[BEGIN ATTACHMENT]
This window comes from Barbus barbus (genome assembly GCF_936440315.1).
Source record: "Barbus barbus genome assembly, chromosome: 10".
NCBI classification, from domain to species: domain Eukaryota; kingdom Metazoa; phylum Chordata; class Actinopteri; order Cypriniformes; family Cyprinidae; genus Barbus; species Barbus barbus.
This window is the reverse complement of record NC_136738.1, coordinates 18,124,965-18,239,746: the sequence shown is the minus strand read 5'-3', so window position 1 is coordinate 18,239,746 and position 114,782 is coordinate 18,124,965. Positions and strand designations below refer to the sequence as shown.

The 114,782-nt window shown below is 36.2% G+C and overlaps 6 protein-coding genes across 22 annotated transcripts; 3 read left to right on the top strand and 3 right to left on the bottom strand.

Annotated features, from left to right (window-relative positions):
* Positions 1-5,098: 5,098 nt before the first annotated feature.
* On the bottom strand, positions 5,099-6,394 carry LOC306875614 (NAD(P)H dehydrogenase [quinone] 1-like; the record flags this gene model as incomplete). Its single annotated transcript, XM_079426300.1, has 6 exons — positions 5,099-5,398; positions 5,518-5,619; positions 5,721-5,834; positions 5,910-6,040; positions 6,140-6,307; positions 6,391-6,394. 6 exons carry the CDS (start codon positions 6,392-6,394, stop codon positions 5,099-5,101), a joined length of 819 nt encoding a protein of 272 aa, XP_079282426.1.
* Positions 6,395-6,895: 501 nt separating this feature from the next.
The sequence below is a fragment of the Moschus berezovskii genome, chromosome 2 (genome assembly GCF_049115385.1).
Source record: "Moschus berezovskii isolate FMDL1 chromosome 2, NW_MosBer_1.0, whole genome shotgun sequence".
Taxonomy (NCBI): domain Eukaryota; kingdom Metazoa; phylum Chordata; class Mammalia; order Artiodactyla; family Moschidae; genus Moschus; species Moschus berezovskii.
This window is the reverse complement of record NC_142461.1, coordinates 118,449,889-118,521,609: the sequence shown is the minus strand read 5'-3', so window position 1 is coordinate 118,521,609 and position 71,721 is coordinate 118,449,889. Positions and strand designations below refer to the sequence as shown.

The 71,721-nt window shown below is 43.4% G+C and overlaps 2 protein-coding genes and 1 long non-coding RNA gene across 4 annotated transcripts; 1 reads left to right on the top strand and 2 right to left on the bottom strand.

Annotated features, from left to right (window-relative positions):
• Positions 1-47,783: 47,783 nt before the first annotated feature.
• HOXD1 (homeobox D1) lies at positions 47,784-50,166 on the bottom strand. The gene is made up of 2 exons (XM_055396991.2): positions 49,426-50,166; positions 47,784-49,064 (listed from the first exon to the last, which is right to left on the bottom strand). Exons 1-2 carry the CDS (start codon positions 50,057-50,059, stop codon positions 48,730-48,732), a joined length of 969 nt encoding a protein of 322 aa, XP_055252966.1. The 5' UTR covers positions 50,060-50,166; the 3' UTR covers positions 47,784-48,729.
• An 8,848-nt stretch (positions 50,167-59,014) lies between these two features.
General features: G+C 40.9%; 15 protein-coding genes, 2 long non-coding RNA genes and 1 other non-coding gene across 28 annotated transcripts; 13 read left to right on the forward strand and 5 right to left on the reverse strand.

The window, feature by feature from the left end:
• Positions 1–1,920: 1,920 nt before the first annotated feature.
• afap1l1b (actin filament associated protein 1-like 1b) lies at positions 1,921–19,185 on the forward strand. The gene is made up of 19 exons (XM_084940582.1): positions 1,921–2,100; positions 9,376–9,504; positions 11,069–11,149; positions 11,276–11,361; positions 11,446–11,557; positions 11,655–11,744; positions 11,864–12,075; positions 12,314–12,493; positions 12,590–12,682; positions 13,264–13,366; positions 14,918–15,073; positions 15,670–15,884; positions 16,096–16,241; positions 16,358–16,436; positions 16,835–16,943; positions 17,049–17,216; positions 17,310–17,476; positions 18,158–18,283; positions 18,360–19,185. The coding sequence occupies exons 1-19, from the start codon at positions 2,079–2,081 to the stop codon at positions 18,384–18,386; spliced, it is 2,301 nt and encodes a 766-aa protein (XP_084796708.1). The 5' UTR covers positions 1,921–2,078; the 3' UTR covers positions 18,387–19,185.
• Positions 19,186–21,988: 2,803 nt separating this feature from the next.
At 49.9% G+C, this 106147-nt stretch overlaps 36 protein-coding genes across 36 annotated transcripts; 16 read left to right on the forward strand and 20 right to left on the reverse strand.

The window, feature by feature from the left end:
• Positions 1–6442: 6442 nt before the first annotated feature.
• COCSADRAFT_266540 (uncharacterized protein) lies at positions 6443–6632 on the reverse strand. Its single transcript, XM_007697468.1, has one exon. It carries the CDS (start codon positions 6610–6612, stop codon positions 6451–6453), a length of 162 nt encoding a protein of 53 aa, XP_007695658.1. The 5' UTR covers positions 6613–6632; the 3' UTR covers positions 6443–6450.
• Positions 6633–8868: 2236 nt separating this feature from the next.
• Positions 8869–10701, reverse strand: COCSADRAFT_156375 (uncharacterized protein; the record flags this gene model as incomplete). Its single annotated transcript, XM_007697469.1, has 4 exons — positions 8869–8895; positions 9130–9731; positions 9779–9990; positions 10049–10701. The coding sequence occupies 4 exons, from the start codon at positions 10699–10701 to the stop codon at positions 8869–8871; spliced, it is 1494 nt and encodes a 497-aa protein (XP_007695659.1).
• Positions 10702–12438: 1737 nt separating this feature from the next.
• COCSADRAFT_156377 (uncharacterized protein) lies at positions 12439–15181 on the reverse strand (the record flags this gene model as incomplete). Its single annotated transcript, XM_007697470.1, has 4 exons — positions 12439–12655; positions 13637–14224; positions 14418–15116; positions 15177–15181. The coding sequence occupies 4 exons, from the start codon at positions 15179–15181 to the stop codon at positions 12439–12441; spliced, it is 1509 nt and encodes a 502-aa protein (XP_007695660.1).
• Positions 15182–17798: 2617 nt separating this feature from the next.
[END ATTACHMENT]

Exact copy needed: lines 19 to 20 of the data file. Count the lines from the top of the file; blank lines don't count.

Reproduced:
General features: G+C 40.9%; 15 protein-coding genes, 2 long non-coding RNA genes and 1 other non-coding gene across 28 annotated transcripts; 13 read left to right on the forward strand and 5 right to left on the reverse strand.

The window, feature by feature from the left end: